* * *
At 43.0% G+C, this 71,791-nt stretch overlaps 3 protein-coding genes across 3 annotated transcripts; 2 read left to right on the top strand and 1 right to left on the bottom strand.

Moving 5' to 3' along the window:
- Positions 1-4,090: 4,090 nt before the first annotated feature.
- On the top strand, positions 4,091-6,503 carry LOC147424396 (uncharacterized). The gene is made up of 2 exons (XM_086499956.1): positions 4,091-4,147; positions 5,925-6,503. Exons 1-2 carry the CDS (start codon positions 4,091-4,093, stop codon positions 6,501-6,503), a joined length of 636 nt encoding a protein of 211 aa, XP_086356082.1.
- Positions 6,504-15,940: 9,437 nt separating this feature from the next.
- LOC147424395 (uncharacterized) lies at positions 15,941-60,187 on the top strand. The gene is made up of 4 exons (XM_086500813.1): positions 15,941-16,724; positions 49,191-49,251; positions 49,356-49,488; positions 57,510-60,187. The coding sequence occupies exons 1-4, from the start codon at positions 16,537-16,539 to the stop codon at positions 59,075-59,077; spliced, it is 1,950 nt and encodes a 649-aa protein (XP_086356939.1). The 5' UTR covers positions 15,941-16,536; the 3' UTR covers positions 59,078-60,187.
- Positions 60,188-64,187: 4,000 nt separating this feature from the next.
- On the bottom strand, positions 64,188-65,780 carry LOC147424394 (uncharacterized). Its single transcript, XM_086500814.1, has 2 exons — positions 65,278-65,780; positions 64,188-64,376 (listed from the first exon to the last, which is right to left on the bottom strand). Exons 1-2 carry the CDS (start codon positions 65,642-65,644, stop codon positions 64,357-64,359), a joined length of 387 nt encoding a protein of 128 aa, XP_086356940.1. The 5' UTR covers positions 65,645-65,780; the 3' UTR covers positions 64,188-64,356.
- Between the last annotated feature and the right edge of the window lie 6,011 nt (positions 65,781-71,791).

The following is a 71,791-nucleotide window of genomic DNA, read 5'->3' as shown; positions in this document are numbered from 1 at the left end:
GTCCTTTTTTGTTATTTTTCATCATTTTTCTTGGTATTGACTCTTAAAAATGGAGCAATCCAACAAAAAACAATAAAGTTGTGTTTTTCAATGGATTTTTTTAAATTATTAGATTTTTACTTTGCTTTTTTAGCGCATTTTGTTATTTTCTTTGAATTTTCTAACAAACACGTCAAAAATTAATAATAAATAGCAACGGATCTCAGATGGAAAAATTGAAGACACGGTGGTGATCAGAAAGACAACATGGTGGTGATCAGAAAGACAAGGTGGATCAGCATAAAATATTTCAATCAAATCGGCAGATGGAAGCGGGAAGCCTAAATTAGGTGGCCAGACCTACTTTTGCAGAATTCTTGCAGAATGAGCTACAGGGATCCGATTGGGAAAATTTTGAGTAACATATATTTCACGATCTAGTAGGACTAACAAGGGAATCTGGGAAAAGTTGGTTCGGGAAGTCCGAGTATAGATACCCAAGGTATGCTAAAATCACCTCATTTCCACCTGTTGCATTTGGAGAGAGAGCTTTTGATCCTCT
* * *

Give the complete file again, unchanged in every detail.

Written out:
At 43.0% G+C, this 71,791-nt stretch overlaps 3 protein-coding genes across 3 annotated transcripts; 2 read left to right on the top strand and 1 right to left on the bottom strand.

Moving 5' to 3' along the window:
- Positions 1-4,090: 4,090 nt before the first annotated feature.
- On the top strand, positions 4,091-6,503 carry LOC147424396 (uncharacterized). The gene is made up of 2 exons (XM_086499956.1): positions 4,091-4,147; positions 5,925-6,503. Exons 1-2 carry the CDS (start codon positions 4,091-4,093, stop codon positions 6,501-6,503), a joined length of 636 nt encoding a protein of 211 aa, XP_086356082.1.
- Positions 6,504-15,940: 9,437 nt separating this feature from the next.
- LOC147424395 (uncharacterized) lies at positions 15,941-60,187 on the top strand. The gene is made up of 4 exons (XM_086500813.1): positions 15,941-16,724; positions 49,191-49,251; positions 49,356-49,488; positions 57,510-60,187. The coding sequence occupies exons 1-4, from the start codon at positions 16,537-16,539 to the stop codon at positions 59,075-59,077; spliced, it is 1,950 nt and encodes a 649-aa protein (XP_086356939.1). The 5' UTR covers positions 15,941-16,536; the 3' UTR covers positions 59,078-60,187.
- Positions 60,188-64,187: 4,000 nt separating this feature from the next.
- On the bottom strand, positions 64,188-65,780 carry LOC147424394 (uncharacterized). Its single transcript, XM_086500814.1, has 2 exons — positions 65,278-65,780; positions 64,188-64,376 (listed from the first exon to the last, which is right to left on the bottom strand). Exons 1-2 carry the CDS (start codon positions 65,642-65,644, stop codon positions 64,357-64,359), a joined length of 387 nt encoding a protein of 128 aa, XP_086356940.1. The 5' UTR covers positions 65,645-65,780; the 3' UTR covers positions 64,188-64,356.
- Between the last annotated feature and the right edge of the window lie 6,011 nt (positions 65,781-71,791).

The following is a 71,791-nucleotide window of genomic DNA, read 5'->3' as shown; positions in this document are numbered from 1 at the left end:
GTCCTTTTTTGTTATTTTTCATCATTTTTCTTGGTATTGACTCTTAAAAATGGAGCAATCCAACAAAAAACAATAAAGTTGTGTTTTTCAATGGATTTTTTTAAATTATTAGATTTTTACTTTGCTTTTTTAGCGCATTTTGTTATTTTCTTTGAATTTTCTAACAAACACGTCAAAAATTAATAATAAATAGCAACGGATCTCAGATGGAAAAATTGAAGACACGGTGGTGATCAGAAAGACAACATGGTGGTGATCAGAAAGACAAGGTGGATCAGCATAAAATATTTCAATCAAATCGGCAGATGGAAGCGGGAAGCCTAAATTAGGTGGCCAGACCTACTTTTGCAGAATTCTTGCAGAATGAGCTACAGGGATCCGATTGGGAAAATTTTGAGTAACATATATTTCACGATCTAGTAGGACTAACAAGGGAATCTGGGAAAAGTTGGTTCGGGAAGTCCGAGTATAGATACCCAAGGTATGCTAAAATCACCTCATTTCCACCTGTTGCATTTGGAGAGAGAGCTTTTGATCCTCT